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J Biol Chem. 2001 Oct 19;276(42):39138-44. Epub 2001 Aug 10.

New insights into the heparan sulfate proteoglycan-binding activity of apolipoprotein E.

Author information

1
Gladstone Institute of Cardiovascular Disease, San Francisco, California 94141, USA.

Abstract

Defective binding of apolipoprotein E (apoE) to heparan sulfate proteoglycans (HSPGs) is associated with increased risk of atherosclerosis due to inefficient clearance of lipoprotein remnants by the liver. The interaction of apoE with HSPGs has also been implicated in the pathogenesis of Alzheimer's disease and may play a role in neuronal repair. To identify which residues in the heparin-binding site of apoE and which structural elements of heparan sulfate interact, we used a variety of approaches, including glycosaminoglycan specificity assays, (13)C nuclear magnetic resonance, and heparin affinity chromatography. The formation of the high affinity complex required Arg-142, Lys-143, Arg-145, Lys-146, and Arg-147 from apoE and N- and 6-O-sulfo groups of the glucosamine units from the heparin fragment. As shown by molecular modeling, using a high affinity binding octasaccharide fragment of heparin, these findings are consistent with a binding mode in which five saccharide residues of fully sulfated heparan sulfate lie in a shallow groove of the alpha-helix that contains the HSPG-binding site (helix 4 of the four-helix bundle of the 22-kDa fragment). This groove is lined with residues Arg-136, Ser-139, His-140, Arg-142, Lys-143, Arg-145, Lys-146, and Arg-147. In the model, all of these residues make direct contact with either the 2-O-sulfo groups of the iduronic acid monosaccharides or the N- and 6-O-sulfo groups of the glucosamine sulfate monosaccharides. This model indicates that apoE has an HSPG-binding site highly complementary to heparan sulfate rich in N- and O-sulfo groups such as that found in the liver and the brain.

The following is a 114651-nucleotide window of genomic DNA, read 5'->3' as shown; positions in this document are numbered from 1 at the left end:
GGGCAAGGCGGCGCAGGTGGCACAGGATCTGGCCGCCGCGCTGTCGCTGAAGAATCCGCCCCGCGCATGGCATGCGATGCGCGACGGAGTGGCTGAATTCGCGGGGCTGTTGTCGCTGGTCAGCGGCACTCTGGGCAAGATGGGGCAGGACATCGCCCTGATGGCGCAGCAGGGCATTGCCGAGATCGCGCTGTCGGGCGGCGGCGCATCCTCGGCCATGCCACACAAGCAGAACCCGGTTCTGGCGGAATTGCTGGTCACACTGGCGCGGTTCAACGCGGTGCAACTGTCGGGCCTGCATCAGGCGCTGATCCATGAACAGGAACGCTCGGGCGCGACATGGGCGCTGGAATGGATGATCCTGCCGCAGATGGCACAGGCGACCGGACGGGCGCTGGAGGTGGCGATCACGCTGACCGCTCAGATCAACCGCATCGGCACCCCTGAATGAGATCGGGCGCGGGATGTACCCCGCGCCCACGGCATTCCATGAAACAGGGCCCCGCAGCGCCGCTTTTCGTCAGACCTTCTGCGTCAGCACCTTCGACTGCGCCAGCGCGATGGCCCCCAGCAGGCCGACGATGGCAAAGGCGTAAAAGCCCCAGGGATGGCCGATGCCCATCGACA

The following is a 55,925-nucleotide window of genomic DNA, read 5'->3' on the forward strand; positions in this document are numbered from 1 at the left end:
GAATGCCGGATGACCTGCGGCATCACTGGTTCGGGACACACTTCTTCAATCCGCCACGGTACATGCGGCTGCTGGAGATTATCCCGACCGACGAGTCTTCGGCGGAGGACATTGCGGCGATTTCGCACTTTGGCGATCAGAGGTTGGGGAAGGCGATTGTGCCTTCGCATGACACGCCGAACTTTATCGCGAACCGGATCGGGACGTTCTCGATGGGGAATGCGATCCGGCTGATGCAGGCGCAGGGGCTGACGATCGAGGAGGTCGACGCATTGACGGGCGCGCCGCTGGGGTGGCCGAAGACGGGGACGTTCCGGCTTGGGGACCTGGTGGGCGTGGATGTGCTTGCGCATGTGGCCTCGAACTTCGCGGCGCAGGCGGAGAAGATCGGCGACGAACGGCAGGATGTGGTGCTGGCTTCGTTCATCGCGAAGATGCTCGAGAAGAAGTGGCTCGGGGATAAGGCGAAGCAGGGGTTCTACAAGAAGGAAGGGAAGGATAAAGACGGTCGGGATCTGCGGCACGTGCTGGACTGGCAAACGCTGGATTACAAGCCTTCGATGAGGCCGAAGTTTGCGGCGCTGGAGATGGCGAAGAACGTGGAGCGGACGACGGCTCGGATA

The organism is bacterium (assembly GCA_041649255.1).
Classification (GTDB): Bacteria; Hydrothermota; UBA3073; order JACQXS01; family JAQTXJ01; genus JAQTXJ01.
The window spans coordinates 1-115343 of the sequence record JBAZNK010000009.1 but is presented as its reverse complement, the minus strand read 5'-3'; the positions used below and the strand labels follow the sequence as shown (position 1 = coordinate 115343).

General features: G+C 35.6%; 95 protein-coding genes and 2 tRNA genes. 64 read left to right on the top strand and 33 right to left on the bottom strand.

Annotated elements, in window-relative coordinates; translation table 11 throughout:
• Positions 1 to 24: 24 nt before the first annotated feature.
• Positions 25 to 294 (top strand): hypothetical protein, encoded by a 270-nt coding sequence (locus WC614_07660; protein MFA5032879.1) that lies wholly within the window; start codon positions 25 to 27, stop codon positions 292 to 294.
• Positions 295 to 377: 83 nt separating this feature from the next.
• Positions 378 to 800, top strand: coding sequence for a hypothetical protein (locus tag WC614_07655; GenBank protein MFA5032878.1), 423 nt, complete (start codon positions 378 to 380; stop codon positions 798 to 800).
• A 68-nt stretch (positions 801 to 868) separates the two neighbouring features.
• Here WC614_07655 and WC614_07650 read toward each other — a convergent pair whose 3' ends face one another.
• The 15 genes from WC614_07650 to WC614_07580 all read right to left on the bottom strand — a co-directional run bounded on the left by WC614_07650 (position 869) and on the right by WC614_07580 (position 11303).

PMID:
11500500
DOI:
10.1074/jbc.M104746200
[Indexed for MEDLINE]
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